This browser is not fully supported by Historic England. Please update your browser to the latest version so that you get the best from our website.

Cairnfield including a prehistoric enclosure, 5 stone circles, 10 funerary cairns, 6 stone banks, 2 stone walls, a lynchet and a trackway on Burnmoor

List Entry Summary

This monument is scheduled under the Ancient Monuments and Archaeological Areas Act 1979 as amended as it appears to the Secretary of State to be of national importance. This entry is a copy, the original is held by the Department for Culture, Media and Sport.

Name: Cairnfield including a prehistoric enclosure, 5 stone circles, 10 funerary cairns, 6 stone banks, 2 stone walls, a lynchet and a trackway on Burnmoor

List entry Number: 1008539

Location

The monument may lie within the boundary of more than one authority.

County: Cumbria

District: Copeland

District Type: District Authority

Parish: Eskdale

National Park: LAKE DISTRICT

Grade: Not applicable to this List entry.

Date first scheduled: 03-Mar-1922

Date of most recent amendment: 15-Aug-1994

Legacy System Information

The contents of this record have been generated from a legacy data system.

Legacy System: RSM

UID: 23700

Asset Groupings

This list entry does not comprise part of an Asset Grouping. Asset Groupings are not part of the official record but are added later for information.

List entry Description

Summary of Monument

Legacy Record - This information may be included in the List Entry Details.

Reasons for Designation

Cairnfields are concentrations of cairns sited in close proximity to one another. They often consist largely of clearance cairns, built with stone cleared from the surrounding landsurface to improve its use for agriculture, and on occasion their distribution pattern can be seen to define field plots. However, funerary cairns are also frequently incorporated, although without excavation it may be impossible to determine which cairns contain burials. Clearance cairns were constructed from the Neolithic period (from c.3400 BC), although the majority of examples appear to be the result of field clearance which began during the earlier Bronze Age and continued into the later Bronze Age (2000-700 BC). The considerable longevity and variation in the size, content and associations of cairnfields provide important information on the development of land use and agricultural practices. Cairnfields also retain information on the diversity of beliefs and social organisation during the prehistoric period.

Within the upland landscape of Cumbria there are many discrete plots of land enclosed by stone walls or banks of stone and earth, most of which date to the Bronze Age (c.2000-700 BC). They were constructed as stock pens or as protected areas for crop growing and were sometimes subdivided to accommodate stock and hut circle dwellings for farmers and herdsmen. Their size and form may therefore vary depending upon their function. Their variation in form, longevity and relation to other monument classes provide important information on the diversity of social organisation and farming practices amongst prehistoric communities. As such a substantial proportion of surviving examples are considered worthy of protection. Stone circles are prehistoric monuments comprising one or more circles of upright or recumbent stones. The circle of stones may be surrounded by earthwork features such as enclosing banks and ditches. Single upright stones may be found within the circle or outside it and avenues of stones radiating out from the circle occur at some sites. Where excavated they have been found to date from the Late Neolithic to the Middle Bronze Age (c.2000-1240 BC). It is clear that they were carefully designed and laid out, frequently exhibiting very regularly spaced stones, the heights of which also appear to have been of some importance. We do not fully understand the uses for which these monuments were constructed but it is clear that they had considerable ritual importance for the societies that used them. In many instances excavation has indicated that they provided a focus for burials and the rituals that accompanied the interment of the dead. Some circles appear to have had a calendrical function, helping mark the passage of time and seasons, this being indicated by the careful alignment of stones to mark important solar or lunar events. At other sites the spacing of individual circles throughout the landscape has led to the suggestion that each one provided some form of tribal gathering point for a specific social group. As a rare monument type which provides an important insight into prehistoric ritual activity, all surviving examples are worthy of preservation. The complex of prehistoric remains around the Brat's Moss area survives well. It contains a developed cairnfield; that is one where the land has been subjected to initial clearance then utilised further - in this case by the construction of the most complex and diverse group of prehistoric monument classes to be found on Burnmoor. These include a prehistoric enclosure, five stone circles each containing funerary cairns, a number of stone banks and stone walls separating sub-groups of cairns within the main cairnfield, a short length of trackway, and a lynchet. Together these individual monuments represent evidence of long term management and exploitation of the Bronze Age landscape on Burnmoor and indicate the importance of this area in prehistoric times.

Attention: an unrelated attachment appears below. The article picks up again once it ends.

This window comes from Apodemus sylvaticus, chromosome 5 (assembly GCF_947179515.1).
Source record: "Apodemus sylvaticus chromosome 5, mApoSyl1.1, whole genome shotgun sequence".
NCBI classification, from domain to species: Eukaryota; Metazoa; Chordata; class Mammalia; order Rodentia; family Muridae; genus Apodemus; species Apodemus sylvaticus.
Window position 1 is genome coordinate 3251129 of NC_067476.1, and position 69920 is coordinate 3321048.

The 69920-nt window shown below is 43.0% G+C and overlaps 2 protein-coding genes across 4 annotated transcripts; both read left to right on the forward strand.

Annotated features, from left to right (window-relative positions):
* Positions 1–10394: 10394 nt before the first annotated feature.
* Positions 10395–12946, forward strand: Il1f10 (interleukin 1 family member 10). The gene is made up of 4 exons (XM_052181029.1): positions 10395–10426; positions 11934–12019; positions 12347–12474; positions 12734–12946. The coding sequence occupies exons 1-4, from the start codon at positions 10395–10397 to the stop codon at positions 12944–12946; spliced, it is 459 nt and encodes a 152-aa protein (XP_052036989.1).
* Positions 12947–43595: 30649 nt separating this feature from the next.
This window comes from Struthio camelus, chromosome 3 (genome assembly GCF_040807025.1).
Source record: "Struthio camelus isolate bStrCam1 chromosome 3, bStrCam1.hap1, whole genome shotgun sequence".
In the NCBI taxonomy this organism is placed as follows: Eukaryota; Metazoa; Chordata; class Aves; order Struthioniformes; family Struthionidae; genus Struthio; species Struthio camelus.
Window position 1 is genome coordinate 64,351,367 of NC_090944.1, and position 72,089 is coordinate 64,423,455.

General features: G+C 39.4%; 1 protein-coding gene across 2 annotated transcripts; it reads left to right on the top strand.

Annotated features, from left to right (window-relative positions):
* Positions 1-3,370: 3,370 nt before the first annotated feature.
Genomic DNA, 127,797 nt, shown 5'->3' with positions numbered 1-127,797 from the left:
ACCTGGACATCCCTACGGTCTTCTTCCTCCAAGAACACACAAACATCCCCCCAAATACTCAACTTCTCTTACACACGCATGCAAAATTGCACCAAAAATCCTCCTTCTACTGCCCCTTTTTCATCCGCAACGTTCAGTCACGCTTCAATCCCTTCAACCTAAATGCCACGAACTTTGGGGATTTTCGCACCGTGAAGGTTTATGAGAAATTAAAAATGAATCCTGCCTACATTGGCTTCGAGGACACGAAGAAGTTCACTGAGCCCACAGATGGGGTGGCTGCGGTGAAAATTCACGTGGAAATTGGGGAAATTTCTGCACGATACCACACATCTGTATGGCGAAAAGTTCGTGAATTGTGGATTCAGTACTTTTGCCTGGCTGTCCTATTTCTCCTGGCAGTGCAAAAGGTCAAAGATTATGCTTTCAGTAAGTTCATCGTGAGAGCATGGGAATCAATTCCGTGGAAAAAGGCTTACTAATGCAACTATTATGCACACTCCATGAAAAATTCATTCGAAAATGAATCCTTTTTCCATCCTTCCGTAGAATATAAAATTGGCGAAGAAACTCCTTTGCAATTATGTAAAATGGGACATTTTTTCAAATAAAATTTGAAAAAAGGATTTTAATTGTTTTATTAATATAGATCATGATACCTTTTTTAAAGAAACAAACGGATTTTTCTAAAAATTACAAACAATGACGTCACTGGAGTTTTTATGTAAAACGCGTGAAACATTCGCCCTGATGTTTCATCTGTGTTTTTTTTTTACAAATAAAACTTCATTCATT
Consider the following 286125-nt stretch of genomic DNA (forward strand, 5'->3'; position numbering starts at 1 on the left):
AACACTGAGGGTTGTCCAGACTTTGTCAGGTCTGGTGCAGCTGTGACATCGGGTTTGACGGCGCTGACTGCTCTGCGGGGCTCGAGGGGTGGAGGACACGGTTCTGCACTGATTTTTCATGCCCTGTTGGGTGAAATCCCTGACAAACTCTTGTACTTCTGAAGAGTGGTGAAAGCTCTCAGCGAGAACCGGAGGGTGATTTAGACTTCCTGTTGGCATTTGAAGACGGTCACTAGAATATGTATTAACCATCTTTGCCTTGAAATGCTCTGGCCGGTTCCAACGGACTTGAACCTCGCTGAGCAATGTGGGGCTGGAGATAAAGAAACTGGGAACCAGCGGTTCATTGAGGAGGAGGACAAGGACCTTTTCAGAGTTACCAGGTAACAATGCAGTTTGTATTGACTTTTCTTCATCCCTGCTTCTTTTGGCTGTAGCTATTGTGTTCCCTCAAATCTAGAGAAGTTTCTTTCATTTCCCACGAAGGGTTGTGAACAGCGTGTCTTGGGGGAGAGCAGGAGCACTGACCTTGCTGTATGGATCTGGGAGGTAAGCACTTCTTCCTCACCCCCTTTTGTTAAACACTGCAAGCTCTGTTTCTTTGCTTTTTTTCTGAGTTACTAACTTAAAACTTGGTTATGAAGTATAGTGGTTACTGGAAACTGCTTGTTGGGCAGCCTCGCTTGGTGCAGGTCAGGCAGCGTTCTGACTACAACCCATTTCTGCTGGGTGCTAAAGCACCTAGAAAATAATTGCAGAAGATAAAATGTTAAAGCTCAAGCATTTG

History

Legacy Record - This information may be included in the List Entry Details.

Details